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Remember one very funny film which doesn't seem to be available anywhere now is “The great scout and Cat House Thursday” starring Oliver Reed as a Red Indian scout with a dose trying to give it back to the white man as revenge.
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  #13  
Old 31st March 2020, 09:09
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Once had an RO from a Russian tanker in the Gulf ask if we wanted to swap films. OK I said, he asked what films we had and I told him we had a couple of Jame Bond films and a western. He left saying he didn't the James Bond films because the Russians always lose!
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  #14  
Old 31st March 2020, 09:10
n. liddell (sparks) n. liddell (sparks) is offline  
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remember going aft to show films to the indian crew. They loved the westerns. it was like Saturday morning at the flicks when we were kids. I don't know what they were smoking ,but it wasn't Golden Virginia. My head was spinning as I walked back midships
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  #15  
Old 31st March 2020, 09:24
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I exchanged with quite a few Russian ships......though they only had their own Russian films to offer which were useless to us....... they were housed in metal cases much like Jerry cans.
I doubt most of the crews had much grasp of English so they must have been "short of a treat"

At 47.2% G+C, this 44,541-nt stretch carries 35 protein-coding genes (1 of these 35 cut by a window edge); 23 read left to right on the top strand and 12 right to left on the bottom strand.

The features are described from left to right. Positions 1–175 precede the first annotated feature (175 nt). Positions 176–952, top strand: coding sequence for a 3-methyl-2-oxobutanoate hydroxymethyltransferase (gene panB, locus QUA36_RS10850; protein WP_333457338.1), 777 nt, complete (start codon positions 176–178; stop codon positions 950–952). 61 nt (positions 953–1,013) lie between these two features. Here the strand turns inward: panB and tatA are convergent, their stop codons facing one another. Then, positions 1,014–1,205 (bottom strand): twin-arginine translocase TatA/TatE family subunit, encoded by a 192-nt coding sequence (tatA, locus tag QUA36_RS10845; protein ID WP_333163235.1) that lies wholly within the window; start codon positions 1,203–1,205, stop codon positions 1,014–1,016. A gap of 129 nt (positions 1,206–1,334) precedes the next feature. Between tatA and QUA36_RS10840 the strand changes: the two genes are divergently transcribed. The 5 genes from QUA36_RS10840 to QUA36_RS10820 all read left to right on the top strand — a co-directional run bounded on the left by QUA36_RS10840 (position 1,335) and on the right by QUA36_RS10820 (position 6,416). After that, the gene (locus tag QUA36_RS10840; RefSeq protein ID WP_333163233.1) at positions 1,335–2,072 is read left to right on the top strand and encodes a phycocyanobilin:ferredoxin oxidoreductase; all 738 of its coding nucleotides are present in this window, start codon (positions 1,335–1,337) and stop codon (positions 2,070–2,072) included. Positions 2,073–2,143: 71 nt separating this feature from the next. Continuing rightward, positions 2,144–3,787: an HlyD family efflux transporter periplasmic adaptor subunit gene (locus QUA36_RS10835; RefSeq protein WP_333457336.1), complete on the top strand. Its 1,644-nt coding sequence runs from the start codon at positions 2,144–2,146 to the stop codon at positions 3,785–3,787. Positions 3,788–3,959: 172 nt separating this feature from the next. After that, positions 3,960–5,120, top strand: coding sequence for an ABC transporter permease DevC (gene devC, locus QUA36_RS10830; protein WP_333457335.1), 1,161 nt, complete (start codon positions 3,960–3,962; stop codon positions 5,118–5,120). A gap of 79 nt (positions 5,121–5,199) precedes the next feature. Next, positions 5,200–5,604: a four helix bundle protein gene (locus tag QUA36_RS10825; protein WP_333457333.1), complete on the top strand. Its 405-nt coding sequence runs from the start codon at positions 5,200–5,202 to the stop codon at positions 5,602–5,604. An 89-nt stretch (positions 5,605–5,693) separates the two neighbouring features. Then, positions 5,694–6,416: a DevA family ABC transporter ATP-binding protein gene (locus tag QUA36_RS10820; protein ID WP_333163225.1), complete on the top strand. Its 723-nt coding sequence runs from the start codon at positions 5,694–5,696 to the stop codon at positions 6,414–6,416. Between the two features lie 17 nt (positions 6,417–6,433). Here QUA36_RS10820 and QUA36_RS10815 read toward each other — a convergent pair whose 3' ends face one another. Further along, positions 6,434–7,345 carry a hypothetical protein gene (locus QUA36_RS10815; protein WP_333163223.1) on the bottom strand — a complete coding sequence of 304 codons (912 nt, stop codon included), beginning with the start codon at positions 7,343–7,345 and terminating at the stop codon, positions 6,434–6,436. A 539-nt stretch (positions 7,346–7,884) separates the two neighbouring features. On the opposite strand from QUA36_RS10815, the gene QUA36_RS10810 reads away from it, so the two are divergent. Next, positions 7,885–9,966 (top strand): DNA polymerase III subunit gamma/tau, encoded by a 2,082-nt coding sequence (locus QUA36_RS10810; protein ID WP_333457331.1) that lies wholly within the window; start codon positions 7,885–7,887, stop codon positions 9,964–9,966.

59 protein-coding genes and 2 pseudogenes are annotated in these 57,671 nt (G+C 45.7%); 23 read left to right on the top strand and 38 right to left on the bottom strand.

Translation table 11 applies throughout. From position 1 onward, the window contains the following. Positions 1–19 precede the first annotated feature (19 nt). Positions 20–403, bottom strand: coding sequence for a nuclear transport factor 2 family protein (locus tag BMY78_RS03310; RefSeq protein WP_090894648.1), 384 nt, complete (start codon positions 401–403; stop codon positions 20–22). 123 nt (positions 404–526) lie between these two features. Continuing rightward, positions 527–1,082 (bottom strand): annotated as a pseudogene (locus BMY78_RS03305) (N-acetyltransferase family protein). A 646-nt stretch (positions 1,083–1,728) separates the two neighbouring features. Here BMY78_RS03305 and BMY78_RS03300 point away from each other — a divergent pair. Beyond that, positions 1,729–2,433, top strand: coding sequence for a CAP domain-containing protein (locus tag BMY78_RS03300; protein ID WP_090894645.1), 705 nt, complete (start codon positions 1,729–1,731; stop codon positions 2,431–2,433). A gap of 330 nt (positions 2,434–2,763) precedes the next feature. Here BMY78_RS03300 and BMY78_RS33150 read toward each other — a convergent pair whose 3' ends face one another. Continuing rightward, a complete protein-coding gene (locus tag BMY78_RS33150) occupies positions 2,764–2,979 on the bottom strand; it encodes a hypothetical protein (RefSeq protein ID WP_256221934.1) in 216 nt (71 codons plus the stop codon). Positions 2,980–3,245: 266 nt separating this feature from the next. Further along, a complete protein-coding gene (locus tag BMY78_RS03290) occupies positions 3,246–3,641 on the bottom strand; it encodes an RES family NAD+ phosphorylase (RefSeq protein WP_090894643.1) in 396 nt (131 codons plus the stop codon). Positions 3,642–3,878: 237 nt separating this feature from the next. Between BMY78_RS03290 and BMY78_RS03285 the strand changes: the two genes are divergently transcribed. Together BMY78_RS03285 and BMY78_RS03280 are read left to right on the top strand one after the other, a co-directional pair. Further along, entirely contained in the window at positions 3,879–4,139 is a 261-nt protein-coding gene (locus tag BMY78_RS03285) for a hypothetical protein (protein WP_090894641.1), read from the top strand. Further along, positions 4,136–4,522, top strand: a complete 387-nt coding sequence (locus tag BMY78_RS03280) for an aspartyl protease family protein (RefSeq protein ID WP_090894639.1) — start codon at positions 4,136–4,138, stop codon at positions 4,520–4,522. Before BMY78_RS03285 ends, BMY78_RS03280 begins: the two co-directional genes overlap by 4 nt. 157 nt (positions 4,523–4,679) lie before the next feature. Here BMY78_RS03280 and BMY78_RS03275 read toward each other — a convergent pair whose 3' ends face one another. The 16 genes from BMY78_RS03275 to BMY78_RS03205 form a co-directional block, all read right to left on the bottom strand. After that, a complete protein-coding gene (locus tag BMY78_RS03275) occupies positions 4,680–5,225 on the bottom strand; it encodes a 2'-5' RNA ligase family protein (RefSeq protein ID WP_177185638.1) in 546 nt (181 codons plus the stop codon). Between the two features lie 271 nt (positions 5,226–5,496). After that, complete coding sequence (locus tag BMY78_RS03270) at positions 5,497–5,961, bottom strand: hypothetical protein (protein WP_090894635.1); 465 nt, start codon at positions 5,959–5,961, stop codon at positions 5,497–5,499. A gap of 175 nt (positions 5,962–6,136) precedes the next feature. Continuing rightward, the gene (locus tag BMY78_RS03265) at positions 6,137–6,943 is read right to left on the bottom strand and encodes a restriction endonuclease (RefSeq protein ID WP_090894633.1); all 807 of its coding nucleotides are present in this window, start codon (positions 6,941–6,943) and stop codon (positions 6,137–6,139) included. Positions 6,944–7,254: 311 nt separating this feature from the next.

to bother watching.
In Basra when I was invited on board the Soviet ship.... I was given a tour of the ship..... met many of the appreciative crew (male and female) and ended up in the choffs cabin until a head appeared around the door....... the "doctor", the choff informed me.
Shortly after I was back on the quayside having been escorted ashore by an apologetic bunch of sailor men/women..... all carrying bottles of Cuban rum for me.

The power of the Commisar.
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  #16  
Old 31st March 2020, 09:28
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In 1969/70 on RFA Tideflow on Beira patrol we loaned our RNFC films to the local
Portuguese frigate in exchange for wine.
All went well until some rotten sod somehow let the MOD know what was going on and we had a sharp signal from Harold Wilson saying "this dubious practice must stop immediately!" As you can imagine, it didn't.
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  #17  
Old 31st March 2020, 09:37
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The politicians really help, don't they?
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  #18  
Old 31st March 2020, 11:19
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The Russian ships were always keen for any Benny Hill shows that we had, we got the likes of Robin Hood produced in Russia. Needless to say not many watched them but we did get the odd bottle of vodka off them in appreciation.
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Last edited by Tony Morris; 31st March 2020 at 15:04..
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  #19  
Old 31st March 2020, 11:25
sparkie2182 sparkie2182 is offline